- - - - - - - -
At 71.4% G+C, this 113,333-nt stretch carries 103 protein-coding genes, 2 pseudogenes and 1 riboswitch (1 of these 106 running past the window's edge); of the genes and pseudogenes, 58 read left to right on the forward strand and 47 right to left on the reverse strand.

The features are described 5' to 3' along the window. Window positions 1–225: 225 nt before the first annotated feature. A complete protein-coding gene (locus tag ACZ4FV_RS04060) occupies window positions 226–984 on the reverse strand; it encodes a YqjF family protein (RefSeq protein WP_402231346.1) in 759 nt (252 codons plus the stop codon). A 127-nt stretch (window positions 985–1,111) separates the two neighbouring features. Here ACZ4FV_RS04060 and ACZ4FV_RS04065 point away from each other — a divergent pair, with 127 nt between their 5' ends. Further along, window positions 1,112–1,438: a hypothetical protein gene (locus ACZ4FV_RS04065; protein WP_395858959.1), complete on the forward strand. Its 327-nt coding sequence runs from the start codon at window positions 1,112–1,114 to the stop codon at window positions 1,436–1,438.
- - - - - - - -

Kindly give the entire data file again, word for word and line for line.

At 71.4% G+C, this 113,333-nt stretch carries 103 protein-coding genes, 2 pseudogenes and 1 riboswitch (1 of these 106 running past the window's edge); of the genes and pseudogenes, 58 read left to right on the forward strand and 47 right to left on the reverse strand.

The features are described 5' to 3' along the window. Window positions 1–225: 225 nt before the first annotated feature. A complete protein-coding gene (locus tag ACZ4FV_RS04060) occupies window positions 226–984 on the reverse strand; it encodes a YqjF family protein (RefSeq protein WP_402231346.1) in 759 nt (252 codons plus the stop codon). A 127-nt stretch (window positions 985–1,111) separates the two neighbouring features. Here ACZ4FV_RS04060 and ACZ4FV_RS04065 point away from each other — a divergent pair, with 127 nt between their 5' ends. Further along, window positions 1,112–1,438: a hypothetical protein gene (locus ACZ4FV_RS04065; protein WP_395858959.1), complete on the forward strand. Its 327-nt coding sequence runs from the start codon at window positions 1,112–1,114 to the stop codon at window positions 1,436–1,438.